Posted on Wed 6 Mar 2019
A Conversation With Chloe Meineck - International Women's Day
We are celebrating some of our female residents who are changing narratives and building platforms, with creative technology. This is Chloe...
Chloe focuses on co-designing her products with the people that it’s meant for.
Music Memory Box is a tool for people living with dementia to reminisce, re-awaken and reconnect with loved ones. Think object jukebox and Desert Island Discs combined.
Trove is a treasure chest for children’s most precious things. Trove helps children to understand who they are and to support them through times of change and uncertainty. It was initially developed to help children who have been adopted or are in care.
The kickstarter campaign for Music Memory Box has just launched: https://bit.ly/2tS3ud8
Why did you create Music Memory Box & Trove ?
Originally, I created Music Memory Box for a family member with dementia. I used to visit my Great Gran in her care home and she would sit and play piano and remember all the bits of music. So i researched the link between dementia and music and i learnt how to make the electronics to create a product that produced sound. Then I made Trove, because it is valuable for children in care to look at their memories and identity and stories.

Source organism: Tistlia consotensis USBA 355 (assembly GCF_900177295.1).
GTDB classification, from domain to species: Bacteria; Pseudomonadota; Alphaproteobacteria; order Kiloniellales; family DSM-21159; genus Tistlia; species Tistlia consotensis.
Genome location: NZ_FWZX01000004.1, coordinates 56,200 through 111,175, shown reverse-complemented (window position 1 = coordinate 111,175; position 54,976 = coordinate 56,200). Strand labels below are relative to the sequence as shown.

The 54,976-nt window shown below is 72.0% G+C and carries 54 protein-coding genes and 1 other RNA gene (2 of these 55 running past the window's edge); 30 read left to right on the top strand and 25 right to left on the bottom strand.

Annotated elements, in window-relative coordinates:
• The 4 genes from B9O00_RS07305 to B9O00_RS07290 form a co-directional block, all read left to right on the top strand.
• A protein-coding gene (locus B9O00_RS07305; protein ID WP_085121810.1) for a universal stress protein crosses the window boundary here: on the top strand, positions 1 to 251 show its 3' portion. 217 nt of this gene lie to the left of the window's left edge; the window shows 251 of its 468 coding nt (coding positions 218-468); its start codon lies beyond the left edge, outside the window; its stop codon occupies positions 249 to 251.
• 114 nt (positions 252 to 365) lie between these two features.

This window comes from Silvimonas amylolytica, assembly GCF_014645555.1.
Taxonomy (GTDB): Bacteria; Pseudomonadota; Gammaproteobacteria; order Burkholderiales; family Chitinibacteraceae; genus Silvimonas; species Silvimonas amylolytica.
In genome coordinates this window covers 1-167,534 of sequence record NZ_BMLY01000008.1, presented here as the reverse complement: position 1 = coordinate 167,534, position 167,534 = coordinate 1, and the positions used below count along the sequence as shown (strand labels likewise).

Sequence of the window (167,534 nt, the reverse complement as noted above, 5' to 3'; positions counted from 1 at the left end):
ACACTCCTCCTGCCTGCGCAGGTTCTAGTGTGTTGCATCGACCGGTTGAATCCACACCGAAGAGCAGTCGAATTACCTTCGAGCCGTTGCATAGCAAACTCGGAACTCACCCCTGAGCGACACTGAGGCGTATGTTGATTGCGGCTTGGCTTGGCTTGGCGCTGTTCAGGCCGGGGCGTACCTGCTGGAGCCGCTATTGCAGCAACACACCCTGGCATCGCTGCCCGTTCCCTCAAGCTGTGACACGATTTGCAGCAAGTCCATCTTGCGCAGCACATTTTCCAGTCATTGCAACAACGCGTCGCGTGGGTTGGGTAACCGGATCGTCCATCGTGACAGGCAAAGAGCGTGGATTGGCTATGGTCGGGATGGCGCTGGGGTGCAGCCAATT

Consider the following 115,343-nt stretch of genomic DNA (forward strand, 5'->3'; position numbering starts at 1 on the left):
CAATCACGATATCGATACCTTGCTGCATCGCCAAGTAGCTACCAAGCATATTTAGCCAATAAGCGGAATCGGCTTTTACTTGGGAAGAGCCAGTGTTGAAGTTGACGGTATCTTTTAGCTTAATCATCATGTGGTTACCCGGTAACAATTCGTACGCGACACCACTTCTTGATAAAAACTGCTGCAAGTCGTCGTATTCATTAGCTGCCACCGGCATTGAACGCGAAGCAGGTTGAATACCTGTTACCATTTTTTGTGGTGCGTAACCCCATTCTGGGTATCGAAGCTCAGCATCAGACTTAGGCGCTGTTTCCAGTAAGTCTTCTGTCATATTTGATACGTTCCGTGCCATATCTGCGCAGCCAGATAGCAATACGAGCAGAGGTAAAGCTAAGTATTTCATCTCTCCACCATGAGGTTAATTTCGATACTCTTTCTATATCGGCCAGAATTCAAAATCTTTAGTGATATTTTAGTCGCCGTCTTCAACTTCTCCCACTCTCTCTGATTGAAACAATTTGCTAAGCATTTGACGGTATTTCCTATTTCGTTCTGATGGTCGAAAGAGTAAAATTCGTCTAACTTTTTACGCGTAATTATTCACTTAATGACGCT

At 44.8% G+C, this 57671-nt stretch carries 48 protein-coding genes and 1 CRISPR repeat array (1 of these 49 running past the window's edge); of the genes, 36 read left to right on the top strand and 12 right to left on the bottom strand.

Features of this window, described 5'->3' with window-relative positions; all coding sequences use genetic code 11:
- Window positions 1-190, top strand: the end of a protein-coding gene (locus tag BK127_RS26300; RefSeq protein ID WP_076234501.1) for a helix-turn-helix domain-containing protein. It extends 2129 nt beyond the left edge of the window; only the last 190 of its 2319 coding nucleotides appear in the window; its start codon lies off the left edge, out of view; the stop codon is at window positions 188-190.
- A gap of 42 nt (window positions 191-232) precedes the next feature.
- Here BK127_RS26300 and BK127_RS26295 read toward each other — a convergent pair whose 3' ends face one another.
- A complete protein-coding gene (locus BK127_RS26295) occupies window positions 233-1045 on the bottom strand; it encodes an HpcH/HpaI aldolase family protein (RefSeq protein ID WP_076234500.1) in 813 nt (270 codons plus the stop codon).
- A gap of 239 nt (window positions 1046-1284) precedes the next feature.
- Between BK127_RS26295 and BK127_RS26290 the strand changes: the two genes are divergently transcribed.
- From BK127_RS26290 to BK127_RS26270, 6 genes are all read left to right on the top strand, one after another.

Essentially, they’re topics that just never get looked at. Or often get overlooked.
What is your experience of being a woman in the world of creative technology?
This only recently has been affecting me actually. In the design industry there’s quite a few women but they’re still not really celebrated. In tech its very male dominated. I’ve been on a few accelerators where you’re the only woman but now i’m on a completely women only accelerator for women in social tech so it’s my ideal group of people, and all different women doing loads of great things.
How does your project help to give people a voice or a platform?
When I co-design with people they are given a platform to share their experiences and the issues they are dealing with. They are experts in the issues and need to be listened to - so I can design alongside people. Throughout the process they seem to build their confidence and gain an understanding of design, and how you can invent and change certain situations - making life easier and more enjoyable through design. Also when running co-design workshops I focus on inviting people that are often not invited to such events, for example people that identify as LGBTQ+ and people from BME backgrounds, so that we have a wide range of voices and experiences co-designing the product.
How is your work a rebellious act?
It’s a very quiet rebellious act. To design things carefully with consideration and to listen to people’s issues is a rebellious act. I’m not like “I’m a designer and this is how i do things” - Working with people to design for their needs is a very quiet rebellion. But it shouldn’t be - that should just be good design.